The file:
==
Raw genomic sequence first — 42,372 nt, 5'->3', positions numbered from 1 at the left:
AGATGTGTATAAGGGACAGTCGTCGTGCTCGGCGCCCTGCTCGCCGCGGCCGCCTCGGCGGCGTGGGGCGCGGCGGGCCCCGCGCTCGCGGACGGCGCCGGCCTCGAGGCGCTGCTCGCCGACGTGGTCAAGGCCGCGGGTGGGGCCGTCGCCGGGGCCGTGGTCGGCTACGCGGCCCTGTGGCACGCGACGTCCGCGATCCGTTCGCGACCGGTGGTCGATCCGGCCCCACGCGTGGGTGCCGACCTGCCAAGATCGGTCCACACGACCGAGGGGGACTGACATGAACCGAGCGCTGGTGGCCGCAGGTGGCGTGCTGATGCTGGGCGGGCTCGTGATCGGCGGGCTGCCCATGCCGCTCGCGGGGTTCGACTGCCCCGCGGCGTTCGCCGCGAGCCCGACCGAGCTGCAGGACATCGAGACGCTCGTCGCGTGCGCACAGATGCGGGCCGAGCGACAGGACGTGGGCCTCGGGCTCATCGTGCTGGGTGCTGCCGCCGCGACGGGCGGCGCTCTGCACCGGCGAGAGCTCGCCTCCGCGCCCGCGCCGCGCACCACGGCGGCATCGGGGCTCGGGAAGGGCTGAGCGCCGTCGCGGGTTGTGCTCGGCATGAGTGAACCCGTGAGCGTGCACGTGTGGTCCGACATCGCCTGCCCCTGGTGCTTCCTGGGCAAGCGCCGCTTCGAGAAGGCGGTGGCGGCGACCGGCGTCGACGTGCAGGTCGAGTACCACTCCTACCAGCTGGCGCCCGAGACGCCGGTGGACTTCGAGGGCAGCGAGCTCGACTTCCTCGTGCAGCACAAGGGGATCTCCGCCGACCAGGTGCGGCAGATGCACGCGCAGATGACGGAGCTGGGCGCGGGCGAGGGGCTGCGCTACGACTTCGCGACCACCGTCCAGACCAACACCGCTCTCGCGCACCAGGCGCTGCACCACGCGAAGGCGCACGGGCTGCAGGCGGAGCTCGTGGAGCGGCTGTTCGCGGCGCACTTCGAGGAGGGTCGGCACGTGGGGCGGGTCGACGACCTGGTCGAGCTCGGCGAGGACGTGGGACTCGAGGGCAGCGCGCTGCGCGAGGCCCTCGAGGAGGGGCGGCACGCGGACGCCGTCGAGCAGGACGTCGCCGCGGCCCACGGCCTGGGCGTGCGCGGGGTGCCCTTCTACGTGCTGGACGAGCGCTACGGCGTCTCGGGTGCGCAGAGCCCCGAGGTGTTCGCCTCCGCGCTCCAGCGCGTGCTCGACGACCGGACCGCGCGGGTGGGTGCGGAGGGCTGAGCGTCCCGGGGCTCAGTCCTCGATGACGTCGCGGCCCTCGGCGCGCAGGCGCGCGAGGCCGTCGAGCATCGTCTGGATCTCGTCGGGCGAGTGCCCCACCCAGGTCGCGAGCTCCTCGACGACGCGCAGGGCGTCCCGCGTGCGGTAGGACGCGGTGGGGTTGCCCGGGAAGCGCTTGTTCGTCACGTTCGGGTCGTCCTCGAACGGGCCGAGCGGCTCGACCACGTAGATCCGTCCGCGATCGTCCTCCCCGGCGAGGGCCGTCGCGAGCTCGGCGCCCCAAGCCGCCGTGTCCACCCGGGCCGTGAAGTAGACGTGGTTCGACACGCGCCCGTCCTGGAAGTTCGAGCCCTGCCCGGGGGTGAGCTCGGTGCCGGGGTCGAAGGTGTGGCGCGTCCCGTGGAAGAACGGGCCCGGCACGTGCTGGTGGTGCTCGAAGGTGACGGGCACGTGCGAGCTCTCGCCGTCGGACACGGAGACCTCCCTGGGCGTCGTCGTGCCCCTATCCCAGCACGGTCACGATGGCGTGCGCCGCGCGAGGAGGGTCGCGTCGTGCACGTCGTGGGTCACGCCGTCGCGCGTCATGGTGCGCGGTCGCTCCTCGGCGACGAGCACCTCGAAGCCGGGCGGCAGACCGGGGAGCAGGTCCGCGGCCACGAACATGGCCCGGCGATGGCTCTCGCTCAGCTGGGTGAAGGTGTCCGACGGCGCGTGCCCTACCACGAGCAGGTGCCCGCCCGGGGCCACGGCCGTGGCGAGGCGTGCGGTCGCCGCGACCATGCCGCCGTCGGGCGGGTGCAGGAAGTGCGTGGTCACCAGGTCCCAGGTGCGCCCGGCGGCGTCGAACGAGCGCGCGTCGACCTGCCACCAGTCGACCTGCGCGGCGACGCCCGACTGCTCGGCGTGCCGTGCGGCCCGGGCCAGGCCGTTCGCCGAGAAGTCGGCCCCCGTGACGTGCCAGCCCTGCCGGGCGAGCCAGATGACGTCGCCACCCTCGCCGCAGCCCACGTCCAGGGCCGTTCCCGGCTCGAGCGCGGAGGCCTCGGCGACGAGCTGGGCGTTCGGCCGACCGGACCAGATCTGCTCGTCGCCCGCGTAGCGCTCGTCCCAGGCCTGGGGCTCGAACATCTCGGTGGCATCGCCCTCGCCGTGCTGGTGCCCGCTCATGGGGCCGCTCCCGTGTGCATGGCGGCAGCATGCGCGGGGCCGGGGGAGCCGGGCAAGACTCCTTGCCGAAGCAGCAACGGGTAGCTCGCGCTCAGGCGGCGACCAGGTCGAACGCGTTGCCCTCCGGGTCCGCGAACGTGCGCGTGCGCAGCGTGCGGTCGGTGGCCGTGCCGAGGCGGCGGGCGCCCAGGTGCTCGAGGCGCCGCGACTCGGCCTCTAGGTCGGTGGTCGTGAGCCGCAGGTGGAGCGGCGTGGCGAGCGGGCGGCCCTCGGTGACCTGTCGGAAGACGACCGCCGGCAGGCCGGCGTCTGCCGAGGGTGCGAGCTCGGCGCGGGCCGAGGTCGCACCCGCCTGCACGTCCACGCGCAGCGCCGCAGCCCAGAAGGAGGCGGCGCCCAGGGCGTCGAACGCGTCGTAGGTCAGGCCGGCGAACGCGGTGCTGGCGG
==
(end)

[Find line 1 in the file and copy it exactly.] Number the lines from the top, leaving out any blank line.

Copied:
Raw genomic sequence first — 42,372 nt, 5'->3', positions numbered from 1 at the left: